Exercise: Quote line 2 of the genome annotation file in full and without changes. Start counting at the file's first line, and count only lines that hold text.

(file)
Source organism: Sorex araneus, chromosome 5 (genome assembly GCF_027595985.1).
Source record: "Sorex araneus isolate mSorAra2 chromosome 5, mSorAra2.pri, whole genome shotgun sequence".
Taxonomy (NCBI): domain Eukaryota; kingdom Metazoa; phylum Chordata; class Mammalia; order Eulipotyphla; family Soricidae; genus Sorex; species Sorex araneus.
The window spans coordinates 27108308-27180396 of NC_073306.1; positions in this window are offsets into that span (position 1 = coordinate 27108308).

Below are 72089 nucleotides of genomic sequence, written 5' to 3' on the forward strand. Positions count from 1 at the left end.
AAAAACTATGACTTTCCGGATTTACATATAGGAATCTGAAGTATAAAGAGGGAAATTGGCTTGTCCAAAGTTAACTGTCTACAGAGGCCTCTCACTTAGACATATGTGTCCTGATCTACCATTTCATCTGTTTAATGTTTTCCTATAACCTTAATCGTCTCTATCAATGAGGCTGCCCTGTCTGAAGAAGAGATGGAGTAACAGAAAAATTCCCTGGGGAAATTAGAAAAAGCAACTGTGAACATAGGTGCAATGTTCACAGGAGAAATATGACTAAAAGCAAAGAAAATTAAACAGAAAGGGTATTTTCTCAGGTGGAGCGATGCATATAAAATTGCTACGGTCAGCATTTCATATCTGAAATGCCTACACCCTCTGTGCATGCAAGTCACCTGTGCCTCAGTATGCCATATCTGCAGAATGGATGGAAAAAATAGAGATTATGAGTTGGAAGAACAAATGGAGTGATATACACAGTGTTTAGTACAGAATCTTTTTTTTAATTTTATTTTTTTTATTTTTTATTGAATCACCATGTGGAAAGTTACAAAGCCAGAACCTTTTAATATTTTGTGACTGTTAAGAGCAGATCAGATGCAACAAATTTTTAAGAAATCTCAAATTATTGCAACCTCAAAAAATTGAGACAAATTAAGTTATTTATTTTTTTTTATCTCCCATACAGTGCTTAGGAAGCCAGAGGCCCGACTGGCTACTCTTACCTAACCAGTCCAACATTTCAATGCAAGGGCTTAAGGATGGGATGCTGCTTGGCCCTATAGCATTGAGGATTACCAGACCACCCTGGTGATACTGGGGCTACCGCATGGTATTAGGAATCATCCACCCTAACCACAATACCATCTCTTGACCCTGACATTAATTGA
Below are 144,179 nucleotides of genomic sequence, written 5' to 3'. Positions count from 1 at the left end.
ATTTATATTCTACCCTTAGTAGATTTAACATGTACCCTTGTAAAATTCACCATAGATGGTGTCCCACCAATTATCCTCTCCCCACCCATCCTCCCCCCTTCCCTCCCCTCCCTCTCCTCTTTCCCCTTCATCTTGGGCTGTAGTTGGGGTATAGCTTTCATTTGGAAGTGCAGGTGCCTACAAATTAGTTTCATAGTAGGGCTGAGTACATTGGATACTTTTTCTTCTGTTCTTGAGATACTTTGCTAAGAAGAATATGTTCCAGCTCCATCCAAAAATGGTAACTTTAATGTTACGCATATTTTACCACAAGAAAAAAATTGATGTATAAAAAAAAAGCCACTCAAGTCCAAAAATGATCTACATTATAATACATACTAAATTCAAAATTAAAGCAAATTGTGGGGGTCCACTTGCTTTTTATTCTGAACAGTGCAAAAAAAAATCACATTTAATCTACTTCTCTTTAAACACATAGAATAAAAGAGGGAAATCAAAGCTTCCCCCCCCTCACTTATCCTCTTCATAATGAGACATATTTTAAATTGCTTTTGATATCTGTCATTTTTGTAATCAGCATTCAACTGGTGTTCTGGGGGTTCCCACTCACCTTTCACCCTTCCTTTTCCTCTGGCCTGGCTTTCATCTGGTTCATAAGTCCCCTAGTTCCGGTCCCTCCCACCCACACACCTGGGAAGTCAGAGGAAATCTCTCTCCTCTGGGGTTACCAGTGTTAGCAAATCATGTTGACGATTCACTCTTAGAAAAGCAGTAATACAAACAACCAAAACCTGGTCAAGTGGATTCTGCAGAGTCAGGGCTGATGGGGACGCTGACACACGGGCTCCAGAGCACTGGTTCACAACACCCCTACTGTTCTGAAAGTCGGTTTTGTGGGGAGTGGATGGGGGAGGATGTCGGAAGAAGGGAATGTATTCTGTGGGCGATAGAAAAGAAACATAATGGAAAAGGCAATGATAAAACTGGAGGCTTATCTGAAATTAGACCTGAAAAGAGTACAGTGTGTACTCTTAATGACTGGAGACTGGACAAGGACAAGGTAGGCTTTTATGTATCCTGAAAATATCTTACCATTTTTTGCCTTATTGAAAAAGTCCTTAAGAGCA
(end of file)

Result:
Source record: "Sorex araneus isolate mSorAra2 chromosome 5, mSorAra2.pri, whole genome shotgun sequence".